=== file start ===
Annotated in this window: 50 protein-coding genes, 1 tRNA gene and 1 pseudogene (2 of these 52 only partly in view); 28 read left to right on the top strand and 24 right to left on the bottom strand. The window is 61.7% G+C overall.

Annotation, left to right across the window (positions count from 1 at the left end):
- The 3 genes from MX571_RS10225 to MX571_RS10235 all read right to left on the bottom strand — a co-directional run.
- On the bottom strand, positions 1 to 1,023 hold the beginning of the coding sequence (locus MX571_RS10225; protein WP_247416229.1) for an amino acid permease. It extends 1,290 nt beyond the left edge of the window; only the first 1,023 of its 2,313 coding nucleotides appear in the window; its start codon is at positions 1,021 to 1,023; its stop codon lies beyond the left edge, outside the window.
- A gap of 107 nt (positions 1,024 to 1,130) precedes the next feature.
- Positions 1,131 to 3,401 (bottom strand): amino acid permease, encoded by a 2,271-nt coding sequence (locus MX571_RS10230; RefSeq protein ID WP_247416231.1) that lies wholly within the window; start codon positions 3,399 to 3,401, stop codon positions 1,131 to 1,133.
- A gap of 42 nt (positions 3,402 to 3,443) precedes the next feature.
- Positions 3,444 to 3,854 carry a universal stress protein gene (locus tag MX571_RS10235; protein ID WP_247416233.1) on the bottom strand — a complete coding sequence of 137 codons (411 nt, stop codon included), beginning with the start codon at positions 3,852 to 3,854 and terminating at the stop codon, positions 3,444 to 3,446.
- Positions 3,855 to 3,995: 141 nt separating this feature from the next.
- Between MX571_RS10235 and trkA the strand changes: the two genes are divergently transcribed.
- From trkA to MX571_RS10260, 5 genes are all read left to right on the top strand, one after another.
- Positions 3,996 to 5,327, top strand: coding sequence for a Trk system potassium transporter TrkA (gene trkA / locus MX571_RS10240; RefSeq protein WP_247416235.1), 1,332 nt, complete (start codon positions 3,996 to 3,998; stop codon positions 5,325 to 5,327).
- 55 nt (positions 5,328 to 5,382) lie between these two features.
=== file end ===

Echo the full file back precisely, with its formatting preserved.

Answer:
Annotated in this window: 50 protein-coding genes, 1 tRNA gene and 1 pseudogene (2 of these 52 only partly in view); 28 read left to right on the top strand and 24 right to left on the bottom strand. The window is 61.7% G+C overall.

Annotation, left to right across the window (positions count from 1 at the left end):
- The 3 genes from MX571_RS10225 to MX571_RS10235 all read right to left on the bottom strand — a co-directional run.
- On the bottom strand, positions 1 to 1,023 hold the beginning of the coding sequence (locus MX571_RS10225; protein WP_247416229.1) for an amino acid permease. It extends 1,290 nt beyond the left edge of the window; only the first 1,023 of its 2,313 coding nucleotides appear in the window; its start codon is at positions 1,021 to 1,023; its stop codon lies beyond the left edge, outside the window.
- A gap of 107 nt (positions 1,024 to 1,130) precedes the next feature.
- Positions 1,131 to 3,401 (bottom strand): amino acid permease, encoded by a 2,271-nt coding sequence (locus MX571_RS10230; RefSeq protein ID WP_247416231.1) that lies wholly within the window; start codon positions 3,399 to 3,401, stop codon positions 1,131 to 1,133.
- A gap of 42 nt (positions 3,402 to 3,443) precedes the next feature.
- Positions 3,444 to 3,854 carry a universal stress protein gene (locus tag MX571_RS10235; protein ID WP_247416233.1) on the bottom strand — a complete coding sequence of 137 codons (411 nt, stop codon included), beginning with the start codon at positions 3,852 to 3,854 and terminating at the stop codon, positions 3,444 to 3,446.
- Positions 3,855 to 3,995: 141 nt separating this feature from the next.
- Between MX571_RS10235 and trkA the strand changes: the two genes are divergently transcribed.
- From trkA to MX571_RS10260, 5 genes are all read left to right on the top strand, one after another.
- Positions 3,996 to 5,327, top strand: coding sequence for a Trk system potassium transporter TrkA (gene trkA / locus MX571_RS10240; RefSeq protein WP_247416235.1), 1,332 nt, complete (start codon positions 3,996 to 3,998; stop codon positions 5,325 to 5,327).
- 55 nt (positions 5,328 to 5,382) lie between these two features.